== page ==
Cirque Mechanics is calling all fans of heights, acrobats and theater to step right up and enjoy their latest show, 42FT.
Cirque Mechanics is a circus troupe that puts on shows around the country, and they’re bringing the circus to Ohio University’s campus Wednesday.
42FT focuses on the evolving art of circus shows. The show features galloping mechanical horses and a rotating tent frame for strongmen, acrobats and aerialists. Cirque Mechanics is inspired by the modern circus, but has its roots in the mechanical nature and tells a tale of American industrial ingenuity.
If You Go:
What: Cirque Mechanics 42FT
When: 7:30 p.m., Wed.
Where: Templeton-Blackburn Alumni Memorial Auditorium
Admission: $12 for students; $18 for seniors; $20 general admission
The show also features a number of acts from other shows, including Birdhouse Factory, Boomtown and Pedal Punk, with one overarching storyline that brings all of the skits together.
Andrew Holzaepfel, senior associate director for student activities, had worked with Cirque Mechanics before and was excited to bring them back once he heard they had announced a new show.
“They’re amazing, one of the best cirque troupes, and it’ll be a super fun and unique performance that everyone can enjoy,” Holzaepfel said.
Cirque Mechanics previously brought their production Birdhouse Factory to OU, and though Cirque Mechanics is similar to other cirque groups, it brings its shows together through a continuing storyline that Holzaepfel thinks separates Cirque Mechanics from other troupes.
“What I love about Cirque Mechanics is there’s kind of a beautiful storyline that weaves its way throughout the whole show,” Holzaepfel said. “As opposed to just watching skit after skit, it’s cool to see all of the acts tied together in a way.”
Holzaepfel and the student activities team have also organized a day for local kids from school districts in the region to come and see the show before the public performance. They try to involve younger local students once or twice a year through the arts and education initiative by bussing the students to campus to interact with the show.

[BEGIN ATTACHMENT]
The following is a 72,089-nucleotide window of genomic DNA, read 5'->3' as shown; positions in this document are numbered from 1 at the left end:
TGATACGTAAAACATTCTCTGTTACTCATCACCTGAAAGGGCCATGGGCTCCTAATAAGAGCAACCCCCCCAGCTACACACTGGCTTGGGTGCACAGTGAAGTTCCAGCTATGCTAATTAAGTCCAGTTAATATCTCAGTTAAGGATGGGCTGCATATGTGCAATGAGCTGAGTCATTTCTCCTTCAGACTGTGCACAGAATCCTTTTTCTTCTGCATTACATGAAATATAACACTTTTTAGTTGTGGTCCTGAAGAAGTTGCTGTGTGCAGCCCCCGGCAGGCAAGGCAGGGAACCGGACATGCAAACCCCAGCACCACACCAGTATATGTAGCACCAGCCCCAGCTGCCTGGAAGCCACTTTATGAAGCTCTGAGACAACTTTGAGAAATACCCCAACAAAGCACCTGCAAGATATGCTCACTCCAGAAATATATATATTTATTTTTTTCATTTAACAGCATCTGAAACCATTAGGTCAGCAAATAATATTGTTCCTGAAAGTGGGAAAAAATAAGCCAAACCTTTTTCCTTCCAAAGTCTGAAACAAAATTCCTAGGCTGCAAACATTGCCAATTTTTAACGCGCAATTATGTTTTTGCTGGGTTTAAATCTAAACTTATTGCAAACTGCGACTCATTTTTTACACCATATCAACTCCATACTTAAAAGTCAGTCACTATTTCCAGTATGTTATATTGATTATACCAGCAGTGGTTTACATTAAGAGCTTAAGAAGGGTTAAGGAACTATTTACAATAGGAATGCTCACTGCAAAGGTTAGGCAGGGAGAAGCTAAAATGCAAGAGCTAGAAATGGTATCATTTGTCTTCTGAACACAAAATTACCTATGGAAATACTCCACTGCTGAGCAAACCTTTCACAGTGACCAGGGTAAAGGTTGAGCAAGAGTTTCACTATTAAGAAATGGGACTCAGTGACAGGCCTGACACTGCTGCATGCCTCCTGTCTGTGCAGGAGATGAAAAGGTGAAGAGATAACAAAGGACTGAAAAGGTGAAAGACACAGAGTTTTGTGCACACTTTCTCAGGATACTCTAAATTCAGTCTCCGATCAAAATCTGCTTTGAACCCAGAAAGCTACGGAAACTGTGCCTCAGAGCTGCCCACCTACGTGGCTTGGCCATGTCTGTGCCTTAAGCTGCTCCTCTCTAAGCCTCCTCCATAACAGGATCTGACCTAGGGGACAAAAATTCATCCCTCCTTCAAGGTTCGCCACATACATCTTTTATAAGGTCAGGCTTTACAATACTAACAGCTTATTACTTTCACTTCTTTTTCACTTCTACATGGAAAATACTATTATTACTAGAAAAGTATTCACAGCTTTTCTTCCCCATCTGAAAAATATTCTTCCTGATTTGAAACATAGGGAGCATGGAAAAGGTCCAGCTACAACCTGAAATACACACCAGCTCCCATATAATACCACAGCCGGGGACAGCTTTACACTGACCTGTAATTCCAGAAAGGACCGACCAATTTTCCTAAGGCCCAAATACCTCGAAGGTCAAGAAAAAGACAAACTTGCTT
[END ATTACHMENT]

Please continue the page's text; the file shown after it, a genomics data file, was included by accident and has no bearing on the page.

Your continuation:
“It’s amazing to have the opportunity to offer this to younger kids,” Holzaepfel said. “We reach out to the schools and invite them, and it’s great to see how much fun the kids have at these shows.”
Performance and choreography students are interested to see how 42FT will compare to other shows through the heavy use of mechanics.
Emily Vizina, a senior studying dance performance and choreography, is always impressed by the physicality of the performers and is excited to see how it correlates with the machines.
“I think this show is so cool because of the comparison to what I know of other cirque shows and the physical feats the performers are able to manage,” Vizina said. “To see it in contrast with machines and comparing the dynamic of the two side by side is very powerful.”
Alyssa Embry, a sophomore studying props/production design and technology, is impressed by the complexity of the vision and the evolution of the circus.
“I think the circus has a bad reputation, when in reality they're doing and creating things we're too scared to do just for our entertainment,” Embry said. “The evolution of the circus is truly stunning. They use stage space like no other art form, and a lot of that is due to their creativity in their stage mechanics and the world that has opened up for their performers.”